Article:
Monday, 25 February 2013

Theseus and the Minotaur

Ancient Greece, the Palace of Knossos on the island of Crete. The hero Theseus has travelled from Athens to the Palace of King Minos to kill the terrible monster called the Minotaur that lives on human flesh. When Androgeos, son of King Minos, was sent to kill the bull of Marathon by Aegeas, King of Athens and father of Theseus, he was slain by it. As revenge for the death of his son Minos waged war on the Athenians and defeated them. Minos then ordered that the Athenians pay a blood tribute to him by sending seven youths and seven maidens to Crete every year where they would be devoured by the Minotaur. With the body of a man and the head of a bull the Minotaur is a ferocious creature that Minos keeps contained in a labyrinth beneath his palace.

Now, as Theseus is about to enter the labyrinth, Ariadne daughter of Minos hands him a ball of thread. She has fallen in love with Theseus under the influence of the Goddess Aphrodite. 
She instructs him to tie the thread to the doorpost at the start of the labyrinth and to use it to find his way back out. She then tells him to go forwards, always down and never left or right in order that he will reach the centre of the labyrinth where the beast is held. Theseus promises that if he escapes he will take Ariadne with him to Athens. They embrace and then Theseus travels onwards alone in the flickering light of torches placed on the walls. 

With one hand he unwinds the ball of thread, in his other he holds a sword he had hidden in his tunic. The walls have pictures of youths leaping over the horns of bulls and paintings of double-headed axes.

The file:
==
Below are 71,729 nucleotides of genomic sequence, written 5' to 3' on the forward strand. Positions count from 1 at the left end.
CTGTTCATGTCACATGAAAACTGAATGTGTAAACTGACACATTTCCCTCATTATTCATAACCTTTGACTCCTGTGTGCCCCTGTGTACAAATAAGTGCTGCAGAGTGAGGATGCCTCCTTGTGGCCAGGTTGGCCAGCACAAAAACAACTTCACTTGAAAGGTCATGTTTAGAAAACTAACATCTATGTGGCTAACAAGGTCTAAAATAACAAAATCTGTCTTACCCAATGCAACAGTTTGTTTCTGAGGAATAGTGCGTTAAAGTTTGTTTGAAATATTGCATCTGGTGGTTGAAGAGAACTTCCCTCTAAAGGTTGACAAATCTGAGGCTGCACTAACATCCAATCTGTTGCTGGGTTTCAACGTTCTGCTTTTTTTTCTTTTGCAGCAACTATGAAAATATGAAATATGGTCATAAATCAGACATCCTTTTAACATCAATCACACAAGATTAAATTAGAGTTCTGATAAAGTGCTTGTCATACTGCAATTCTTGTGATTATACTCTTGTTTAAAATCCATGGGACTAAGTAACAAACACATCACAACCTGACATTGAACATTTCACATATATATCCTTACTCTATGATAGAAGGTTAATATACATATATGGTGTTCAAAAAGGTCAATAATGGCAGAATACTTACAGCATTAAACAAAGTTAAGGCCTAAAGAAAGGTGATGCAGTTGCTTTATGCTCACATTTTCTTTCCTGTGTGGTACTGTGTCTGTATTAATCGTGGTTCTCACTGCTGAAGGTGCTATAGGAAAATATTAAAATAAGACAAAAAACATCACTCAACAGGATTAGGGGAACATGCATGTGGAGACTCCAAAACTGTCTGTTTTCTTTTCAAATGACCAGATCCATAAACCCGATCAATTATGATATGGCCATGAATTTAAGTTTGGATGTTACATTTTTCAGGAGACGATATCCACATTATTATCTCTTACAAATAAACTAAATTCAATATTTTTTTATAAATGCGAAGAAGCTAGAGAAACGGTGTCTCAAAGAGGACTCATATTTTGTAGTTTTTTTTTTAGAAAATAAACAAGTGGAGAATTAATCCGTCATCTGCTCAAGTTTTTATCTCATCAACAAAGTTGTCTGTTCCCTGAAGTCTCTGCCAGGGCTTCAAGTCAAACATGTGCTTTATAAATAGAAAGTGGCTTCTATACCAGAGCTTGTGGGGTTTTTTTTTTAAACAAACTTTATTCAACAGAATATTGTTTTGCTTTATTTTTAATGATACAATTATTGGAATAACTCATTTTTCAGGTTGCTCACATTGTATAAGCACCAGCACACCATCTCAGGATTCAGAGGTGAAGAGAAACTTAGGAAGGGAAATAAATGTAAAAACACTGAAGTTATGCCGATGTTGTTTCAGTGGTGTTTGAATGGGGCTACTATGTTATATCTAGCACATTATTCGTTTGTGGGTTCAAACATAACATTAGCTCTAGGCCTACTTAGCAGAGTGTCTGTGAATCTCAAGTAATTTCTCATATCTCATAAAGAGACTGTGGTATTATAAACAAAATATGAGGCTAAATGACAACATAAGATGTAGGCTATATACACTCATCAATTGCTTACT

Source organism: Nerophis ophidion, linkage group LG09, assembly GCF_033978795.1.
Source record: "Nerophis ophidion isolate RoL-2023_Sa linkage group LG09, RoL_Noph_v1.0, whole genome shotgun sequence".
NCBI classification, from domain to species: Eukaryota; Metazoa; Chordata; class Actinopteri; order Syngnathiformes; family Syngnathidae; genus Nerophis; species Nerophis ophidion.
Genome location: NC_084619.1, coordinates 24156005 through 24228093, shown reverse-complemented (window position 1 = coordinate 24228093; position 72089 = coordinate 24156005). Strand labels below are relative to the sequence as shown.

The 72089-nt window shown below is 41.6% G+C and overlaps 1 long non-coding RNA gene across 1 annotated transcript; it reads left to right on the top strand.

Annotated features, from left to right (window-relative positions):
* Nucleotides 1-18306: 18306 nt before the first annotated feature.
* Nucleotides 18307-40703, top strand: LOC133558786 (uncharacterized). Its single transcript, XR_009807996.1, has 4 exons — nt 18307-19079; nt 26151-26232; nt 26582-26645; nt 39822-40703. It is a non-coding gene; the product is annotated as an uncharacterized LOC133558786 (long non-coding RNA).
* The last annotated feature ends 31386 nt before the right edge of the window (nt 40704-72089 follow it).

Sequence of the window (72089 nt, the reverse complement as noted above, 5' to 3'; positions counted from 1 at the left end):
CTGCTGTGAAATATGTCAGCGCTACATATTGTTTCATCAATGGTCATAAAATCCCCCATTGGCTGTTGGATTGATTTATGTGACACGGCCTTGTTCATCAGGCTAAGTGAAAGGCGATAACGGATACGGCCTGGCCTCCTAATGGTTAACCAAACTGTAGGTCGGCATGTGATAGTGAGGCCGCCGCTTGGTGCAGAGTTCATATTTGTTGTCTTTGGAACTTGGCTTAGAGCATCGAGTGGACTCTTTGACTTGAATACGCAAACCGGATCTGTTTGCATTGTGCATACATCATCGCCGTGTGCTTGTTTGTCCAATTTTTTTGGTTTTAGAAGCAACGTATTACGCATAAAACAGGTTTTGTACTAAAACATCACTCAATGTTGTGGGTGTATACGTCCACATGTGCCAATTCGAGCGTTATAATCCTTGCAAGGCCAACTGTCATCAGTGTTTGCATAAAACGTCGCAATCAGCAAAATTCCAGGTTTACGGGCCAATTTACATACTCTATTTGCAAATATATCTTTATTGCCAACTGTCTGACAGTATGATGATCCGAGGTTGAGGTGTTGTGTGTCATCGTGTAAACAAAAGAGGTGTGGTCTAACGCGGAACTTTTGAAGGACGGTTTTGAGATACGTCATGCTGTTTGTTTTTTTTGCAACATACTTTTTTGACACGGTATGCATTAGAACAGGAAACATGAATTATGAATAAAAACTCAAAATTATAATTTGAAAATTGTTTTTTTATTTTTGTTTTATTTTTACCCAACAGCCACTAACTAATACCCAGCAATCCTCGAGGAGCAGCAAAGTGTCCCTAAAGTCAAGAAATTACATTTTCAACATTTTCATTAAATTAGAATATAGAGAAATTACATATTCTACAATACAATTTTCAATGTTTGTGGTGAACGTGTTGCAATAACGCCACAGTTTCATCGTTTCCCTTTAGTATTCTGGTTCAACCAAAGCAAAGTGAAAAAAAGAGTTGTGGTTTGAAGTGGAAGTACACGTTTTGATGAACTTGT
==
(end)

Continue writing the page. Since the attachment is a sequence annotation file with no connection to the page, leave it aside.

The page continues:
From the darkness ahead he hears the snorting sounds of a bull. Theseus emerges into a large chamber and faces the Minotaur who is tearing at the flesh of one of his victims. 

On seeing Theseus the enraged monster rushes towards him. Moving like a bull-fighter Theseus side steps the Minotaur. However, Theseus is forced to drop his sword and grapples hand to hand with the beast. Finally, driving it to its knees and holding its head by one of its horns, Theseus seizes his sword from the floor and stabs the Minotaur in the throat. Blood showers them both. 
The Minotaur bellows and gasps and then grows weaker. Standing over the monster Theseus draws back his right arm and strikes a terrible blow across its neck completely severing its head. 
The body of the Minotaur slumps to the floor and Theseus raises the head high in victory.


Story adapted from Legend by Giles Morgan - Art by Andrew Cieciala

Sunday, 17 February 2013

Odin's Rune Song

A bearded, long haired, one-eyed man is hanging by a noose from the limbs of a massive tree.
It is set in a bleak, wild and wind-swept landscape. It is Yggdrasil, the world tree. A spear pierces him in the side and he cries out.
The hanged man is Odin who has sacrificed himself to himself in a search for wisdom.
Day turns to night and two ravens land on the branch and peer into his face. Stars blaze in the sky above him.
As he hangs he imagines himself in a great Viking hall eating meat and drinking from a horn but opens
his single eye to find himself still hanging, hungry and thirsty in the tree. He hangs there for nine days and nine nights.
Peering down into the darkness he sees warriors talking and pacing around camp fires.
Suddenly Odin cries out and the noose breaks and he falls to earth.
Rising he holds out his hands which contain the runes.
He calls out to the assembled warriors, "I am Odin, the all-father and I have discovered the secrets of the runes by offering myself as a sacrifice to myself." The warriors bow down before him.

Story idea and adaptation from the legend by Giles Morgan. Artwork by Andrew Cieciala.